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Megan C
Megan C, Certified Public Accountant (CPA)
Category: Finance
Satisfied Customers: 16576
Experience:  Licensed CPA, CFE, CMA, CGMA who teaches accounting courses at Master's Level
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I have a finance question. I can retire at the age of 62

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I would like Eric, a finance manager to answer this if at all possible.

I have a finance question. I can retire at the age of 62 with a lesser benefit than if I waited until 65. My wife is a retired school teacher in Texas and because of this she will not receive my social security benefits at my passing like most widows. So by retiring at 62 and working part time I can almost make what I would otherwise be making if I worked full time. It seems feasible to me, given my wife won't receive benefits, that I take advantage of the early retirement and enjoy life. At the age of 65 I would already have drawn $75,000 from social security. The difference in my salary in waiting until I'm 65 to retire just doesn't make sense. Am I wrong or does anyone think this is feasible? I also have a pension and 401K. Thanks for your input.


I'm Lindie, and I’m a moderator for this topic. I sent your requested professional a message to follow up with you here, when they are back online.

Please keep in mind that Eric hasn't been online in a couple of weeks, do you still want to wait for him?

If I can help further, please let me know. Thank you for your continued patience.



Customer: replied 3 years ago.

If someone with finance and social security experience can help that is fine. I need more than a yes do it or no don't. I need more insight for this huge step in my life.



Thank you, XXXXX XXXXX continue to look for a professional to assist you. Please let me know if I can be of any further assistance while you wait.



Thank you for your question. My name is XXXXX XXXXX I will be happy to help you.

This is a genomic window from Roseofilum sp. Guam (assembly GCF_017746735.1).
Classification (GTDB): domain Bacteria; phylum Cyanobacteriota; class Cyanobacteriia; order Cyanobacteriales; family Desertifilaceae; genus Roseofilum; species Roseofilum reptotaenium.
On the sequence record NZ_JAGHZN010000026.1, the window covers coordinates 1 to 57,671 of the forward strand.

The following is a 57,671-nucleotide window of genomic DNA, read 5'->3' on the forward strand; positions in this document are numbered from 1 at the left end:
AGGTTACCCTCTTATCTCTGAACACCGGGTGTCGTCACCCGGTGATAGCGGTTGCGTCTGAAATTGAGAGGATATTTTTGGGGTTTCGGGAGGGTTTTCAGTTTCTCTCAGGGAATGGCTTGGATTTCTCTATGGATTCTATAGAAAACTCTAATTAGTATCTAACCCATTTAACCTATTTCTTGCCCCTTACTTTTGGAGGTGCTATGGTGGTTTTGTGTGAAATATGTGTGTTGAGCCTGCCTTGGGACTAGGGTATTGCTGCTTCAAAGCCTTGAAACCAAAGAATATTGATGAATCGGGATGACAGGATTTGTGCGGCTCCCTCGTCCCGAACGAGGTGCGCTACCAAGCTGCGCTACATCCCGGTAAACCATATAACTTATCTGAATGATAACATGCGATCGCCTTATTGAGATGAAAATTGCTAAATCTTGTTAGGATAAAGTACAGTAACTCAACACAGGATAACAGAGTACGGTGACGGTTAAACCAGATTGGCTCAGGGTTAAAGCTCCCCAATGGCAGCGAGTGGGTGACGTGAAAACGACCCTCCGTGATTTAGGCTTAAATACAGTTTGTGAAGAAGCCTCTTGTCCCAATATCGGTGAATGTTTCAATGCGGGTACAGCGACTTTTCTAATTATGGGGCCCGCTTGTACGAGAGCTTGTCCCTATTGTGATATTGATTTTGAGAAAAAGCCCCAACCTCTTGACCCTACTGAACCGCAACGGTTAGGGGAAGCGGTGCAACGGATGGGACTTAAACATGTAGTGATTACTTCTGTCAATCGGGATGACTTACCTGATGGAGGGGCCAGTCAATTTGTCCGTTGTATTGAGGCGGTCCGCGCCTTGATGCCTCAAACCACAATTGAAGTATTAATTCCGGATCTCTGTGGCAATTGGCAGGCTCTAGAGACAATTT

The important thing is to do what makes sense to you. What you need to look at is your life expectancy as that will drive the answer to whether or not you should draw early. What you need to do is calculate how long it would take you to recoup that $75,000 once you reach full retirement age.

How do you do that?

Take your full retirement age benefit and subtract your reduced retirement benefit. That is the increase in your benefits by waiting until full retirement age to draw,.

Then, take the amount that you would have drawn from 62 to full retirement age (which is actually 66) and divide it by the increase in your benefits. This will tell you, in months, how long it will take for you to "break even" by getting the same dollar value of benefits from drawing early, to waiting.

Say it takes 10 years to "break even" - if you are in good health and are expected to live 15 years, then it would make sense to wait, because over your life you would draw more benefits.

I hope this all makes sense. You also need to weigh in on the quality of life. If you can have a good life, be comfortable, draw early and work part time...then, by all means do that. You're really lucky that you have options.


Enjoy your retirement!

Hope this helps. Please let me know if you need anything additional. If not, please rate as positive so that I can receive credit for assisting you today.

Customer: replied 3 years ago.

Thank you so much for the info. I would have to work 20.5 years for a break even point if I understood your formula correctly. It makes NO sense at all to continue to work full time when I can draw early social security and work part time. I think the cap is $18,000.00, so if I do not go over that amount I will essentially be working part time and receiving full time pay. I also have a pension, investments and 401K that I can draw from if necessary. Yes I am fortunate. Not blessed with a lot of money but a wife with terrific management skills. If I worried about the what if's in life, I would feel I could never quit work and probably kill over dead without enjoying life at all! Excellent advice! again thanks!

You're welcome. I'm glad I could help you with this. You can work and earn $15,120 per year without a reduction in benefits. If you make over that, then your benefit is reduced $1 for every $2 above that amount. Do you have any further questions? If you have no further question please rate my response as positive, as that's how I receive credit for assisting you today. Thanks again
Megan C, Certified Public Accountant (CPA)
Category: Finance
Satisfied Customers: 16576
Experience: Licensed CPA, CFE, CMA, CGMA who teaches accounting courses at Master's Level
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